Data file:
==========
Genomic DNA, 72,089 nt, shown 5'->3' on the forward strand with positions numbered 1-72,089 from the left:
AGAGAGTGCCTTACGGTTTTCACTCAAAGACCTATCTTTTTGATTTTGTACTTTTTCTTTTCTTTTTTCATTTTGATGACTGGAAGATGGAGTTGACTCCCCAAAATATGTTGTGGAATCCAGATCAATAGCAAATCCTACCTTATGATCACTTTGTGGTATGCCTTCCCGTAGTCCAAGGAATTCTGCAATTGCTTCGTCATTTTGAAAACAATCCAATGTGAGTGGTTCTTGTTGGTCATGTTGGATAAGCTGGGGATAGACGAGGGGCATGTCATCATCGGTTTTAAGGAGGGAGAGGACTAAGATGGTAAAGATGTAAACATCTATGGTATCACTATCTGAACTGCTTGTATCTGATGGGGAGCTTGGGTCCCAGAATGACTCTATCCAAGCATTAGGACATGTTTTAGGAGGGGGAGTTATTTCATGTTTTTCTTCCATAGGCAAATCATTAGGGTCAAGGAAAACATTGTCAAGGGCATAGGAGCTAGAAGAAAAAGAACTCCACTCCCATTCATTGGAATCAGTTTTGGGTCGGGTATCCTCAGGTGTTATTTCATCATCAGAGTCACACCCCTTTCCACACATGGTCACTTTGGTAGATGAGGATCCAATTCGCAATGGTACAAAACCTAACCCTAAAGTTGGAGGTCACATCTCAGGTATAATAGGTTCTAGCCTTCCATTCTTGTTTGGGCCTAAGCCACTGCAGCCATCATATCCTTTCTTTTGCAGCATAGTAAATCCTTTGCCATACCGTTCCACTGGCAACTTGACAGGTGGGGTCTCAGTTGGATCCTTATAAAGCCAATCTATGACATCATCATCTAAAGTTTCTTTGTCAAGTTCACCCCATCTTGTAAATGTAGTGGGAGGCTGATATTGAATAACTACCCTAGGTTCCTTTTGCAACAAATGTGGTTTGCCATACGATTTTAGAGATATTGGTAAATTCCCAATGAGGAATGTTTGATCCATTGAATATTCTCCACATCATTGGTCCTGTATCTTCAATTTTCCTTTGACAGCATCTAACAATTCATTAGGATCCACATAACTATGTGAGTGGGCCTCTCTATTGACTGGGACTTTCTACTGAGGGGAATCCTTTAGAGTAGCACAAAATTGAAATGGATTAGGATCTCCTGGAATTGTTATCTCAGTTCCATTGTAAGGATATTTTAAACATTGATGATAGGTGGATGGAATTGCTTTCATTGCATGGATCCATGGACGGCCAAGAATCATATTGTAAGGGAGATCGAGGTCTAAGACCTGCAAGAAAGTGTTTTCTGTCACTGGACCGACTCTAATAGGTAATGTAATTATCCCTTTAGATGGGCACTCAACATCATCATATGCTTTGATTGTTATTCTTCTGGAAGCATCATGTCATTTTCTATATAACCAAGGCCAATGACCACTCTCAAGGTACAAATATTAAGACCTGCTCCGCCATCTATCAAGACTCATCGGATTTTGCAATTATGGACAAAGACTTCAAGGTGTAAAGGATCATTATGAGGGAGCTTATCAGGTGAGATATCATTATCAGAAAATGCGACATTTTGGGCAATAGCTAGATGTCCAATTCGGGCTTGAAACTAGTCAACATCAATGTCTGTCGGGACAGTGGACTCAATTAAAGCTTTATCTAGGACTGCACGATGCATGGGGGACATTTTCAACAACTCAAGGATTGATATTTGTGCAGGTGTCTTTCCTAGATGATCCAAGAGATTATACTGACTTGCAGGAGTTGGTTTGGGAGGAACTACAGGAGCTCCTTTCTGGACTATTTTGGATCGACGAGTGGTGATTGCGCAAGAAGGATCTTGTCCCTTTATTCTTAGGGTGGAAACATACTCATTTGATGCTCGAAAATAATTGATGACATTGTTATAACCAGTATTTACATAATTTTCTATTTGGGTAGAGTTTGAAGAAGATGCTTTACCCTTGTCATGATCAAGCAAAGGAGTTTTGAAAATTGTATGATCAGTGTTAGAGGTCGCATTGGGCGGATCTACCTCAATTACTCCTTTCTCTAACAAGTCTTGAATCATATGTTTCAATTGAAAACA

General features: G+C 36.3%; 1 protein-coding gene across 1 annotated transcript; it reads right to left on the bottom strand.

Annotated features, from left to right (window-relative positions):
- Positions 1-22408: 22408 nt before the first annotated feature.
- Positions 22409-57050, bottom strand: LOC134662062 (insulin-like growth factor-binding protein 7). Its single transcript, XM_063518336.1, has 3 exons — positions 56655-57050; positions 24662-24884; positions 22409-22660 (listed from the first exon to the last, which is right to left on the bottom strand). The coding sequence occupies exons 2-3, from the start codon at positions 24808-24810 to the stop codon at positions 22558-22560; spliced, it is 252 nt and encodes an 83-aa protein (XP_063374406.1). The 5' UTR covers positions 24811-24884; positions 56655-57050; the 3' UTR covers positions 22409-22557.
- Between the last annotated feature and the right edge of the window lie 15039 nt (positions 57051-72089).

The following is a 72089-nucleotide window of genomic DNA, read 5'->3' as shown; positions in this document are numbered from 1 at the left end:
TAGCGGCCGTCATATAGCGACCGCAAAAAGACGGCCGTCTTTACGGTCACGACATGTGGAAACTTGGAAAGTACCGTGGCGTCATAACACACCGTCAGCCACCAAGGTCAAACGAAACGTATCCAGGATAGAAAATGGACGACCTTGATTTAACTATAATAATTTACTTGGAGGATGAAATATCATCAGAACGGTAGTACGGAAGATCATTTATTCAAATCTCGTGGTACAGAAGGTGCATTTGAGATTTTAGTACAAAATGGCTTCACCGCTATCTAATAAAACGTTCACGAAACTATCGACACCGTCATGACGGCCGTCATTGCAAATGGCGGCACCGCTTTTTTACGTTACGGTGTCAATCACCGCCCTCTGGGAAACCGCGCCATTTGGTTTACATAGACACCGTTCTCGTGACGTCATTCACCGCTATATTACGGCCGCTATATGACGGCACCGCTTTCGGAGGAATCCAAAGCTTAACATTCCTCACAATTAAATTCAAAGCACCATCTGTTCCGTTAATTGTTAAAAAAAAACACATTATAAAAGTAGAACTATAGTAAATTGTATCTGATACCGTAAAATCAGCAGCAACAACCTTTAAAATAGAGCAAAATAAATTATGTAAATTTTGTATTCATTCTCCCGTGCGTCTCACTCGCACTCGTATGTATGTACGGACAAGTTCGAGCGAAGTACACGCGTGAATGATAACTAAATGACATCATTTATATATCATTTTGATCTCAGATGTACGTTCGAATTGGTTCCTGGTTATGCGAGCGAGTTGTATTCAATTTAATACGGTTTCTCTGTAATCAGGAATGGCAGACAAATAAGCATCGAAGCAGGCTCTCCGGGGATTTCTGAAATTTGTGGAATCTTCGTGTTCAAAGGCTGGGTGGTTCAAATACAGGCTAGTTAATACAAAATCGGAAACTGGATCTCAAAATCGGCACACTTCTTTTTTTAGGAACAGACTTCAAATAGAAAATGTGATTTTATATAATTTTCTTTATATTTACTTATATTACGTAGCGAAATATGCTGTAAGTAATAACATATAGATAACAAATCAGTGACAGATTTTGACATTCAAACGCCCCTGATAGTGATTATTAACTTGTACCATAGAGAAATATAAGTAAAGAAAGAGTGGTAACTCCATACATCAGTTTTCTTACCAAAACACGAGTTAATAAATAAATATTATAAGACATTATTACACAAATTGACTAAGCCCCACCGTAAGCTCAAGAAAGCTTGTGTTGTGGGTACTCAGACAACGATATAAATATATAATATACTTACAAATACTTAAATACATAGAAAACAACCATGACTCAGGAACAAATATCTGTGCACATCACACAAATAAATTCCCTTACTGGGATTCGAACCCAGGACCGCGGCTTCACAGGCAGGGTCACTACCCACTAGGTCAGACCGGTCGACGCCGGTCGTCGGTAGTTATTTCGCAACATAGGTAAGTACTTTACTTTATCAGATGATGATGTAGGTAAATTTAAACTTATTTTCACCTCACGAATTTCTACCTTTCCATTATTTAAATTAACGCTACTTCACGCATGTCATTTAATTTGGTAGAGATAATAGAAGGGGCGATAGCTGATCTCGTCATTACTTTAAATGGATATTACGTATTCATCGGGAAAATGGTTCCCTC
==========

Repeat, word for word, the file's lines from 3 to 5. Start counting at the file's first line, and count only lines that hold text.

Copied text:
General features: G+C 36.3%; 1 protein-coding gene across 1 annotated transcript; it reads right to left on the bottom strand.

Annotated features, from left to right (window-relative positions):
- Positions 1-22408: 22408 nt before the first annotated feature.